That thought struck me also Mr Lid,if the front bogey came off the track either side that arrangement would tend to turn the wheels back inwards toward the rails.
:)

Pitts2112
2nd Jun 2012, 21:42
Thanks, FL! I knew we'd get there.

As for the spikes, in most of the ones I saw, they were holding the rail down with the extended side of the head. The photo above is an exception.

Pitts2112
2nd Jun 2012, 21:44
Thanks, DX. It'll be interesting to see what info or other examples they come up with.

Littl'un's doing great, thank you. I was just looking at some pics of her from last year, in fact. She's as bright as a button and twice as cute! :)

Milo Minderbinder
2nd Jun 2012, 21:49
You may be right about the guard rails, but I'm not so sure. In the UK a guard rail would be much closer to the running rail - giving almost no clearance for the wheel backs. These look too far away to do that, and don't seem long enough - you'd expect them to be in place well before the bridge is reached

Of course USA and UK experience could be completely different

RedhillPhil
2nd Jun 2012, 22:23
They're definately guard rails. Other people have summised correctly that they're there to keep a derailed train on the straight and narrow.

Lon More
2nd Jun 2012, 22:46
As Lid and others said, guard rails.

When I laid our garden out back in 1980, I used some sleepers to border part of it. They weren't rotten and had tie nails dated 1880 hammered into them

Fox3WheresMyBanana
2nd Jun 2012, 22:55
The reference below should lead you to an article from 1888 where the guardrails actually did save a bridge.

Engineering news-record - Google Books (http://books.google.ca/books?id=PMxBAQAAIAAJ&pg=PA339&lpg=PA339&dq=guard+rails+derailment+bridges&source=bl&ots=mEtiy9Ortx&sig=afcFBm2vW0h5V0gAHOqfMPQ4KmE&hl=en&sa=X&ei=GYvKT5vVMufs0gGHnLymAQ&ved=0CFkQ6AEwAw#v=onepage&q=guard%20rails%20derailment%20bridges&f=false)

n5296s
2nd Jun 2012, 23:12
In the UK a guard rail would be much closer to the running rail - giving almost no clearance for the wheel backs
Those are *check rails*, not the same thing at all. Their job is to guide the wheels by the back of the flange where they have a choice about which way to go, such as (and mainly) the crossing vee at points (/switch).

The guard rail is a much cruder thing, designed to pull back into more-or-less alignment a derailed axle or bogie.

Pitts2112
2nd Jun 2012, 23:23
Which begs the question: just how effective at righting a derailing car would these things be? Especially on a flexible bridge?

radeng
3rd Jun 2012, 06:32
Spiking flat bottomed rail without any base plates is common practice in much of the world, although not in the UK. The idea of flat borromed rail came from Charles Vignoles in the 1840s, but was not widely adopted in the UK until the 1950s.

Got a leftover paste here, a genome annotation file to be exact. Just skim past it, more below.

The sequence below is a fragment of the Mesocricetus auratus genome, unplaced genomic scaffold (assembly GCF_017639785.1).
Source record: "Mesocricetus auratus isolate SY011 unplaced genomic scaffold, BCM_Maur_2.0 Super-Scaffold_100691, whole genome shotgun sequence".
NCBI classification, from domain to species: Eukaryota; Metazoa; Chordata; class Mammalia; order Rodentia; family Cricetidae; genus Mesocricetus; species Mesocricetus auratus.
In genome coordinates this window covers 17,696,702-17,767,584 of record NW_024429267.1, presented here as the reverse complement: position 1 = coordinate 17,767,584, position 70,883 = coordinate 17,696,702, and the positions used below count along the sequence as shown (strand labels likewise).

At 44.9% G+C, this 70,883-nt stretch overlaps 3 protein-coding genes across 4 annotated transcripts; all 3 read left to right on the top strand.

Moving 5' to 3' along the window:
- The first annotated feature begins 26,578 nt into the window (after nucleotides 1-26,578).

At one time, the world's largest manufacturer of spikes was a company called 'Elasteel' and they made them in Worksop, Notts.

RedhillPhil
3rd Jun 2012, 11:25
Which begs the question: just how effective at righting a derailing car would these things be? Especially on a flexible bridge?

The idea is not to "right" a derailed vehicle, simply to keep it in a straight (more or less) line on a bridge or viaduct. Re-railing a vehicle is enough fun with having to recover it from the street/river/field below.

RedhillPhil
3rd Jun 2012, 11:27
Spiking flat bottomed rail without any base plates is common practice in much of the world, although not in the UK. The idea of flat borromed rail came from Charles Vignoles in the 1840s, but was not widely adopted in the UK until the 1950s.

At one time, the world's largest manufacturer of spikes was a company called 'Elasteel' and they made them in Worksop, Notts.

Didn't they go on to make Pandrol clips too? Were they in Sandy Lane?

MadsDad
3rd Jun 2012, 15:30
RHP, remember Pandrol having offices in Gateford Road (not too far from Worksop Station as I recall - had to go there once on an errand). Don't know if they were Elasteel prior to that though.

OFSO
4th Jun 2012, 16:48
Whether guard or check rails, they are to ensure that a wagon arriving at the bridge after a derailment will have its wheels at best steered back onto the main rails and at worst kept from going over the side of the bridge. A bit "belt-and-bracers" but not unusual.

Pitts2112
5th Jun 2012, 02:35
Thanks, folks. I think I get the idea, and it's one that I'd have never guessed.

Mystery solved!! :)

radeng
5th Jun 2012, 16:01
I don't know if Elasteel became Pandrol - quite possibly. I left Worksop in 1964 and haven't been back since mother died in 1988. Can't say as I miss it, especially after what I hear it's like now.

reynoldsno1
6th Jun 2012, 02:25
When I laid our garden out back in 1980, I used some sleepers to border part of it

My back yard is terraced and all the steps are made with old sleepers - virtually rot proof, and so hard you have to drill holes for the nails ....

handsfree
6th Jun 2012, 07:15
Pandrol have made 1,4320 million rail clips over the years according to their website.